Chlorotrifluoroethylene

Chlorotrifluoroethylene (CTFE) is a chlorofluorocarbon with chemical formula CFCl=CF2. It is commonly used as a refrigerant in cryogenic applications. CTFE has a carbon-carbon double bond and so can be polymerized to form polychlorotrifluoroethylene or copolymerized to produce the plastic ECTFE. PCTFE has the trade name Neoflon PCTFE from Daikin Industries in Japan, and used to be produced under the trade name Kel-F from 3M Corporation in Minnesota.[2]

Chlorotrifluoroethylene[1]
Names
IUPAC name
1-Chloro-1,2,2-trifluoroethene
Other names
Chlorotrifluoroethene
Identifiers
3D model (JSmol)
ChemSpider
ECHA InfoCard 100.001.093
Properties
C2ClF3
Molar mass 116.47 g·mol−1
Appearance Colorless gas
Odor faint etheral odor
Density 1.54 g/cm3 at 60°C
Melting point −158.2 °C (−252.8 °F; 115.0 K)
Boiling point −27.8 °C (−18.0 °F; 245.3 K)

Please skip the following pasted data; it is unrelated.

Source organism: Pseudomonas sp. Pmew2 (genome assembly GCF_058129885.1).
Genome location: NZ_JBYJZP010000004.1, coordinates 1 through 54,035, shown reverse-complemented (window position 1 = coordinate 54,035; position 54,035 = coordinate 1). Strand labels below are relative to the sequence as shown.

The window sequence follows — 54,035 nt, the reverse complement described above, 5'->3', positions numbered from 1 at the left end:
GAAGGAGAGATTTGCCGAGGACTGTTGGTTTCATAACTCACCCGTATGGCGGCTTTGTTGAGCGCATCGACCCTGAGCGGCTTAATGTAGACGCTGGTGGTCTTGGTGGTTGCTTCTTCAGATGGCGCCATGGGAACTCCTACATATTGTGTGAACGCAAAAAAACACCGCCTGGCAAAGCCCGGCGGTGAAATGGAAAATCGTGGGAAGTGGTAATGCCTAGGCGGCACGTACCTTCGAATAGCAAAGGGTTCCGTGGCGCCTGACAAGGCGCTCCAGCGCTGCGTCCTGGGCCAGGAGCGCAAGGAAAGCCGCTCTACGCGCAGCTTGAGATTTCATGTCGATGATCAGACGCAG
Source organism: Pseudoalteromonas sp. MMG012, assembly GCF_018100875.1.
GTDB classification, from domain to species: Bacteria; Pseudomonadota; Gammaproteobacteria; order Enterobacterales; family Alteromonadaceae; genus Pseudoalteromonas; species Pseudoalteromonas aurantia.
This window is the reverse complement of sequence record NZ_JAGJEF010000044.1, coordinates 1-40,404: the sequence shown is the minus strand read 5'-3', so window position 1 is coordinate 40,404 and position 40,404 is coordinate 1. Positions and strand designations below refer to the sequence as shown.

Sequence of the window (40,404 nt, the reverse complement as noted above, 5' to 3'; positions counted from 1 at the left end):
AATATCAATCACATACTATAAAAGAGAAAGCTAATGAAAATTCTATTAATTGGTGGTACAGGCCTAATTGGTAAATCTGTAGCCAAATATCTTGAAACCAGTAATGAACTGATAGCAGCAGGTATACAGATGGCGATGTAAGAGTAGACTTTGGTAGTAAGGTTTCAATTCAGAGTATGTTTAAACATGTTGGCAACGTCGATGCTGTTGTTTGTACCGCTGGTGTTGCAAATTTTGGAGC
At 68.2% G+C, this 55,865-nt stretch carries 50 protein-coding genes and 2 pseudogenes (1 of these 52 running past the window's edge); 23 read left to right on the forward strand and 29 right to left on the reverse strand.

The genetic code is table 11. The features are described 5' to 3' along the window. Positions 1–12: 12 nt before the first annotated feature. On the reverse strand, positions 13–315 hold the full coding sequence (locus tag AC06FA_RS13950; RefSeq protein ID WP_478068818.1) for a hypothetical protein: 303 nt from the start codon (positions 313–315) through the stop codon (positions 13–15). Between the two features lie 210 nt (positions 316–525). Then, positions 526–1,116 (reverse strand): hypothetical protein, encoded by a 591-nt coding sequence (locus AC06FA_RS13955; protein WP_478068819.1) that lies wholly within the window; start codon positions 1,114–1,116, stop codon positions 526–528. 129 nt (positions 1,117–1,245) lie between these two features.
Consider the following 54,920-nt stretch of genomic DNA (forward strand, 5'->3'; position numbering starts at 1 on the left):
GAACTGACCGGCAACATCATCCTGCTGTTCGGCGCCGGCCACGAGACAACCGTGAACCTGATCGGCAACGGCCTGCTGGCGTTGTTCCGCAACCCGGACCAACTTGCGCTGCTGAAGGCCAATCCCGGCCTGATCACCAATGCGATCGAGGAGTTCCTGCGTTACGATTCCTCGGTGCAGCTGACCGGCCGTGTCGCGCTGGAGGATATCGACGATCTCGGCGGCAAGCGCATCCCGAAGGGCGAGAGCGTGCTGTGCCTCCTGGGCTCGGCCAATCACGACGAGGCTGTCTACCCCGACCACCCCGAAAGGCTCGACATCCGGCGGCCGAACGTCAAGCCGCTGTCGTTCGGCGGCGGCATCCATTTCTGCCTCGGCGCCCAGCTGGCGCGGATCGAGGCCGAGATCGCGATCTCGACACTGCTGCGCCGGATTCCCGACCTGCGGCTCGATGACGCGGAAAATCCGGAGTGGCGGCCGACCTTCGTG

4.01 g/100 mL
Solubility soluble in benzene, chloroform
-49.1·10−6 cm3/mol
1.38 (0 °C)
Hazards
NFPA 704 (fire diamond)
4
3
3
Explosive limits 24-40.3%
Related compounds
Related compounds
Tetrafluoroethylene
Bromotrifluoroethylene
Trifluoroiodoethylene
Dichlorodifluoroethylene
Trichlorofluoroethylene
Tetrachloroethylene
Except where otherwise noted, data are given for materials in their standard state (at 25 °C [77 °F], 100 kPa).
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Infobox references

Production

Chlorotrifluoroethylene is produced commercially by the dechlorination of 1,1,2-trichloro-1,2,2-trifluoroethane with zinc:[3][3]

CFCl2-CF2Cl + Zn → CClF=CF2 + ZnCl2

In 2012, an estimated 1–10 million pounds were produced commercially in the United States.

References

  1. Lide, David R. (1998). Handbook of Chemistry and Physics (87 ed.). Boca Raton, Florida: CRC Press. pp. 3–126. ISBN 0-8493-0594-2.
  2. Aetna Plastics Corp. - Products. Services ... Solutions, Aetna Plastics Corp., pp. PCTFE / Kel–F® / Neoflon®, retrieved 3 February 2012
  3. Siegemund, Günter; Schwertfeger, Werner; Feiring, Andrew; Smart, Bruce; Behr, Fred; Vogel, Herward; McKusick, Blaine (2002). "Fluorine Compounds, Organic". Ullmann's Encyclopedia of Industrial Chemistry. Weinheim: Wiley-VCH. doi:10.1002/14356007.a11_349.


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